Abyssal Plains:
Beyond the continental slope lie the abyssal plains which are the flat part of the sea bed. The abyssal plains consist of various submerged landforms like hills, plateaus, etc

Mountain Ranges and Plateaus:
The hills and mountains found on the ocean bed are called submerged hills and mountains. These hills are hundreds of kilometers wide and thousands of kilometers long. Peaks of some of the submerged hills come above the sea level. They are visible to us as marine islands. Iceland in the Atlantic Ocean, and Andaman and Nicobar Islands in the Bay of Bengal are examples. The summits of some marine islands are flat and extensive. They are called oceanic or submarine plateaus. For instance, the Chagos Plateau in the Indian Ocean.

Marine Deeps and Marine Trenches:
On the ocean bed, some landforms are deep, narrow, and steep. They are called marine deeps or trenches. Generally, the shallower ones are called marine deeps while deeper ones and extending for longer distances are called trenches. The trenches are thousands of meters deep from the sea level. The Mariana Trench, in the Pacific Ocean, is the deepest in the world. Its depth is around 11034 meters. The mid-oceanic submerged hills and marine trenches are geologically the most active areas of the ocean bed in the world. There are many active volcanoes here. These areas are also earthquake-prone. Earthquakes and volcanic eruptions occurring in the ocean bed give rise to tsunamis in the nearby coastal areas.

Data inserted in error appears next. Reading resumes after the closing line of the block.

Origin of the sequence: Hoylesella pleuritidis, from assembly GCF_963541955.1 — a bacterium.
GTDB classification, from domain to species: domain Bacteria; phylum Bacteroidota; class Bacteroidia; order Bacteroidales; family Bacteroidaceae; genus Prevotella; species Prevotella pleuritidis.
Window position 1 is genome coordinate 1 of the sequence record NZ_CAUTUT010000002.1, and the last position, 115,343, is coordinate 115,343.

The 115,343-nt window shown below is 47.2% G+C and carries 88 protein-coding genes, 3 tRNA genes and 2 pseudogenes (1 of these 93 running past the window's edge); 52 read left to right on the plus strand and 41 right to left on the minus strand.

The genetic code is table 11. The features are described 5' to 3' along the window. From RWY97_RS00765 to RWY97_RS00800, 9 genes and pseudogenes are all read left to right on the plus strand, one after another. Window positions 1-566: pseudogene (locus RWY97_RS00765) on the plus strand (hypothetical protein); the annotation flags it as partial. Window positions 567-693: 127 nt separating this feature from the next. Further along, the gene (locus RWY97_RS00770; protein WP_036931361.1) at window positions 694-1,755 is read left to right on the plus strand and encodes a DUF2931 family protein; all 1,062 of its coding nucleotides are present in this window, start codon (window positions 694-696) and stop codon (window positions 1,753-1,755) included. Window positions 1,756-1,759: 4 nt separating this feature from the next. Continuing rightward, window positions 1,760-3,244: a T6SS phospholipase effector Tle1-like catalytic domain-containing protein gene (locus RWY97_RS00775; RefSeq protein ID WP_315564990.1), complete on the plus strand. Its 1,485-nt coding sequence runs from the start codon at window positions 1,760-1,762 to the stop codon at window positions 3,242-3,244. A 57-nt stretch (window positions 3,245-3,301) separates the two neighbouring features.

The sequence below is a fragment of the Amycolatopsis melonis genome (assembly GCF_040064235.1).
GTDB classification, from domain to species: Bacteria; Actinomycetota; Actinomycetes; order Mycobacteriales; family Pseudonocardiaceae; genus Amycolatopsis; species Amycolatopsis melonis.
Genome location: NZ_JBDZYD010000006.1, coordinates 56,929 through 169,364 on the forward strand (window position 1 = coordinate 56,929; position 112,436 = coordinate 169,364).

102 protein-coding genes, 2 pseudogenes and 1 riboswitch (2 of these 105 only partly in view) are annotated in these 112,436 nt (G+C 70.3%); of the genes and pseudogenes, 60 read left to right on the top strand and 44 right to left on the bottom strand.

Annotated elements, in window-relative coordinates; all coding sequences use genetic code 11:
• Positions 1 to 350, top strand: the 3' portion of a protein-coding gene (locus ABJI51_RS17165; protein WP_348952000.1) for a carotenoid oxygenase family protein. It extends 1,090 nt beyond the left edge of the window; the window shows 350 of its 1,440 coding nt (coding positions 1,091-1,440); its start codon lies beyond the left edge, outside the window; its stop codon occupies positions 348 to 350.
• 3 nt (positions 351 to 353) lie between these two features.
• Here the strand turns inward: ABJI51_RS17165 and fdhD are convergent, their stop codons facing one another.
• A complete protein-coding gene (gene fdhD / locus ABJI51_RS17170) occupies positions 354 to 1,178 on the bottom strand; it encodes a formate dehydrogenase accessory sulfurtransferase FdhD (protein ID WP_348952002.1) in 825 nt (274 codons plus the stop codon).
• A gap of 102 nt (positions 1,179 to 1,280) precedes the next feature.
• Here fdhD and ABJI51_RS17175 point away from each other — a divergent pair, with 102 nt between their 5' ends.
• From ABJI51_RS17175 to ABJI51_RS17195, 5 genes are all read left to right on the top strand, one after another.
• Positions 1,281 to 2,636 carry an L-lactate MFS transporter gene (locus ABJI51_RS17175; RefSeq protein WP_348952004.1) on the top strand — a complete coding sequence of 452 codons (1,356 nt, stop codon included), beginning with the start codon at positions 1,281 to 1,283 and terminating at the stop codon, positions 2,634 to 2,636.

Marine Deposition:
The marine beds are the deep parts of the world in respective regions. Hence, various deposits are found in these parts. The deposits are as follows:
1. Pebbles, clay, soil, etc. brought by rivers, glaciers, etc. from the continents. The deposition occurs mainly on the continental shelf. These are called marine deposits.

2. Lava and ash erupting out of volcanic eruptions is also found here. Fine soil particles are deposited on a large scale. Remains of marine plants and animals are mixed in these deposits. This mixture is made up of fine particles and lies in the form of fine clay. This is around 30% of the deposits. These are called marine oozes. To understand the form of the marine life in the ocean and the availability of minerals on the ocean bed these deposits are very important. Sedimentary rocks are formed due to the depositing of layers over layers of the sediments and the pressure of seawater.

Structure of Ocean Floor Class 8 Geography Notes Maharashtra Board